The OXA suppression of KirNB activity usually recovered spontaneously, even with a long application of OXA (3 μM, 30 s), as shown in Fig. 5B. We investigated the process of this recovery. Our hypothesis was that, if the suppression of KirNB channels by OXA is caused by phosphorylation of the channels, their recovery would be due to dephosphorylation of KirNB channels (Bajic et al. 2002; Takano et al. 1995). To test this hypothesis, we suppressed the process of dephosphorylation by applying okadaic acid, an inhibitor of type 1 and type 2A protein phosphatases (Bialojan and Takai 1988; Nairn and Shenolikar 1992). For this experiment, we employed on-cell single-channel recordings of KirNB channels, and the channel activities were expressed in the parameter NPo, which represents the opening chance of the channels in the patch. Figure 6, A and B, represents the averages of the normalized plots of NPo for 7–10 cells in which okadaic acid experiments were performed. For each cell, the baseline NPo was defined as the average NPo during the 30-s interval immediately preceding OXA application and was set as NPo = 1.0 and Time = 0. Each subsequent 10-s interval was averaged and referenced to the baseline NPo. The corresponding 10-s intervals among control cells were combined and reported as the mean and SE plotted in Fig. 6A. Similar calculations were performed for okadaic acid–treated cells and plotted in Fig. 6B.
In control neurons (incubated with 0.01% DMSO for 2–5 h), the OXA-induced suppression of channel activity recovered to the 91.6 ± 7.2% (n = 8) level of the baseline NPo in 2 min (Fig. 6A). In contrast, NB neurons pretreated with 0.1 μM okadaic acid (in 0.01% DMSO, 2–3.5 h) recovered only slightly, if at all (Fig. 6B). The results in Fig. 6 reveal that the recovery from the OXA-induced suppression of KirNB is abolished by a phosphatase inhibitor and is therefore consistent with the idea that KirNB activity is suppressed by phosphorylation and recovered by dephosphorylation.
Ionic mechanism: KIR inhibition and neuronal excitation
Our main observation was that orexin inhibited the activity of KirNB channels, which are known to be constitutively active. In Fig. 1, we showed the application of OXA to an NB neuron under current clamp resulted in a depolarization and action potential firing. In Figs. 2, 5, and 6, we showed that OXA closes constitutively active KirNB channels, which likely leads to neuronal excitation. Specifically, in Fig. 2B2, the plots of the I-V relations before (solid line) and after OXA application (dotted line) reveal that, by closing KIR channels in an NB neuron, OXA depolarized the membrane potential by about 12 mV. Further support for the role of KirNB in excitation comes from previous work in our laboratory that shows that substance P (SP) depolarized NB neurons by acting through PKC to inhibit KIR current (Bajic et al. 2002; Stanfield et al. 1985; Takano et al. 1995).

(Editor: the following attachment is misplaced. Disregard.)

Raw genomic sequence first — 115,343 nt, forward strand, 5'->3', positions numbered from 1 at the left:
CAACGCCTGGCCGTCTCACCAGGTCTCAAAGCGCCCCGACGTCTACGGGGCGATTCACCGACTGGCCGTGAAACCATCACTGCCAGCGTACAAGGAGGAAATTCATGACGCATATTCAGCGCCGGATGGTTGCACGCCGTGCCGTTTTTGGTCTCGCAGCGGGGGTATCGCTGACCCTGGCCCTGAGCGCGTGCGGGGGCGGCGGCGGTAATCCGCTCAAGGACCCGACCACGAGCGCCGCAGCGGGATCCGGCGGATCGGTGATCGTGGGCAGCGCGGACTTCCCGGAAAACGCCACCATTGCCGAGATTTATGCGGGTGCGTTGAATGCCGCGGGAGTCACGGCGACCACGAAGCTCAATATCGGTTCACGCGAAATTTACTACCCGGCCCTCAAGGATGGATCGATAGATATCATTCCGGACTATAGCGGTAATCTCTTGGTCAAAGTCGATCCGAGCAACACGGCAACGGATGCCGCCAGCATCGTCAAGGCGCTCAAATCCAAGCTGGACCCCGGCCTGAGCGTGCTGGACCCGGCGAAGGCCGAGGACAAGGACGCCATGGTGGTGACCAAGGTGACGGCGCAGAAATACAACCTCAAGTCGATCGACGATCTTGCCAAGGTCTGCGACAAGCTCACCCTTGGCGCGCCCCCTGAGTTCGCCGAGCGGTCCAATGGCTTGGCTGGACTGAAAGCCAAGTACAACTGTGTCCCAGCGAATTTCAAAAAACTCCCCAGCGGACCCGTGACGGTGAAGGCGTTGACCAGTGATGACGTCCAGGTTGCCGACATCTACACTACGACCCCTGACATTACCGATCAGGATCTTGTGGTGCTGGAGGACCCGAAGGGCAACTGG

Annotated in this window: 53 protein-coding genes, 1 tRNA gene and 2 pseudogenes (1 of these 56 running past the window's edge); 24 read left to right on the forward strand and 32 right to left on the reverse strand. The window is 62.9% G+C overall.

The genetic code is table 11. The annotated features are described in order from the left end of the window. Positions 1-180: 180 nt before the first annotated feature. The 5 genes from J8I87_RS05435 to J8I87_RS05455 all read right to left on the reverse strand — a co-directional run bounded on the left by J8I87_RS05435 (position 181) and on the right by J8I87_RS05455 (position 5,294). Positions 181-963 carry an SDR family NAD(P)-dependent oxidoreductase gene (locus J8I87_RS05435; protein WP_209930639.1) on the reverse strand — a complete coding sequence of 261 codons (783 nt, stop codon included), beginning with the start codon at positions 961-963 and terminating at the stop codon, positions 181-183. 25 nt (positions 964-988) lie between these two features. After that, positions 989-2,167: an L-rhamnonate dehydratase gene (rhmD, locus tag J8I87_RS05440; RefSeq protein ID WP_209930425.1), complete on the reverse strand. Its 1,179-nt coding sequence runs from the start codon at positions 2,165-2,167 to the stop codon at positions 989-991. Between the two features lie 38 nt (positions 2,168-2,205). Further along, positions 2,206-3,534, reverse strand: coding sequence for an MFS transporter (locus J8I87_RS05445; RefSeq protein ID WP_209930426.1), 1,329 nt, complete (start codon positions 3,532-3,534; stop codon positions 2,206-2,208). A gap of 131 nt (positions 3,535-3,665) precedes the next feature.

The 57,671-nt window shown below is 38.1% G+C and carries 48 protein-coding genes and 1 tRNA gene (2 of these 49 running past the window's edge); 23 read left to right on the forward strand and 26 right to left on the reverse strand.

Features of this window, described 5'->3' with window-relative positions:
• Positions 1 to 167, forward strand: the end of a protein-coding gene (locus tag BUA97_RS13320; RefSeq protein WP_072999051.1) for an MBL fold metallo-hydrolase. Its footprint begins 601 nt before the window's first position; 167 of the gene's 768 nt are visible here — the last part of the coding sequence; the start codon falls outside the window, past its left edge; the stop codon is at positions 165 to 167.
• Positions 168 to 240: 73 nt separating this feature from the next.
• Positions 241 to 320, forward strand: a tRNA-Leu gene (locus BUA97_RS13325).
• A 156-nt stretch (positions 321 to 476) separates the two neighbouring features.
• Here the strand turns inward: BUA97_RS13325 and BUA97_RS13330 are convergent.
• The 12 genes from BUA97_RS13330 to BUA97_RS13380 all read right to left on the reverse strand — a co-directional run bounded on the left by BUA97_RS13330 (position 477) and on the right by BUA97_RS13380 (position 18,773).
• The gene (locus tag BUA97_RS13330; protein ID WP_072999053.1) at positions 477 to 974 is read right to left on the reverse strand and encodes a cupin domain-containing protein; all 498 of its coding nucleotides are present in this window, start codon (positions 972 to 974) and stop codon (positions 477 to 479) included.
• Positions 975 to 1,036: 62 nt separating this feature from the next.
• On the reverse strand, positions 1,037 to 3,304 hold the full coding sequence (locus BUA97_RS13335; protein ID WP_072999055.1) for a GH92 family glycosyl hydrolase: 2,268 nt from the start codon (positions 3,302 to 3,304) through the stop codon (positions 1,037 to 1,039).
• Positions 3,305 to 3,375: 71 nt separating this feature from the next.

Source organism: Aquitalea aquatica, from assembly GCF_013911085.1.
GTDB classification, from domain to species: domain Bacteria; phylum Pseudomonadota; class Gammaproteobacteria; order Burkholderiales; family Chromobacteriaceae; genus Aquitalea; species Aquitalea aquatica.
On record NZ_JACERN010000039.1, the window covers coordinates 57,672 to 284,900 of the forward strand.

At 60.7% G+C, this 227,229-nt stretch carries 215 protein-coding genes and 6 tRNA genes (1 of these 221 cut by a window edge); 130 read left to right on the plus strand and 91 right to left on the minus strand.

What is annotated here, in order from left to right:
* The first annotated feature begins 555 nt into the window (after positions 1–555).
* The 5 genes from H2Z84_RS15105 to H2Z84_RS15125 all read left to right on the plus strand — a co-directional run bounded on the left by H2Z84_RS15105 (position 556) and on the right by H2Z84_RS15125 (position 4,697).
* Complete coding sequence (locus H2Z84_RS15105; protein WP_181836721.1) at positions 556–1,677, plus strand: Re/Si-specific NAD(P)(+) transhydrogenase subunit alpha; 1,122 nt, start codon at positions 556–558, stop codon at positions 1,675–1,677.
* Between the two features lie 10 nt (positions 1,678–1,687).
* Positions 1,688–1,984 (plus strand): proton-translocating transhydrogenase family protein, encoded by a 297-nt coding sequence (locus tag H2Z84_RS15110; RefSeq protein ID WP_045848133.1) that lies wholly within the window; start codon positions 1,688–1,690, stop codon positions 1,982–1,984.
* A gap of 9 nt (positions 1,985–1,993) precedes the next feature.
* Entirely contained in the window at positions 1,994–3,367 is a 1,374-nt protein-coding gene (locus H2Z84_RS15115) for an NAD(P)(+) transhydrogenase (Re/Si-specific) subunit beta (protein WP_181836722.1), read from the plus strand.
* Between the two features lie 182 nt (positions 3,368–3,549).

Signal transduction mechanism of orexin suppression of KirNB channels
At present, little is known about the signal transduction mechanism by which orexins suppress KirNB channels. Figure 2B confirmed that OXA suppression of KirNB channels is G protein–mediated by showing the irreversibility of the OXA effect in the presence of GTPγS. More specifically, Fig. 4 showed that the OXA suppression of KirNB channels involves a PTX-insensitive G protein (such as Gq/11). On-cell, single channel recordings (Fig. 5), revealed that OXA applied outside the patch exerted effects on channels recorded within the patched membrane. This result indicates that OXA effects are mediated by a diffusible secondary messenger, such as a laterally diffusing diacylglycerol (Takano et al. 1995). Diacylglycerol may, in turn, act through PKC to phosphorylate the channel, as seen in the closing of GIRK (Leaney et al. 2001; Sharon et al. 1997), and KirNB channels (Takano et al. 1995) through Gq/11-coupled receptors. Additionally, Fig. 6 shows that recovery from the OXA-induced suppression of KirNB channel activity is abolished by pretreatment with okadaic acid, an inhibitor of type 1 and type 2A protein phosphatases. This supports the idea that KirNB activity is suppressed by phosphorylation and recovered by dephosphorylation.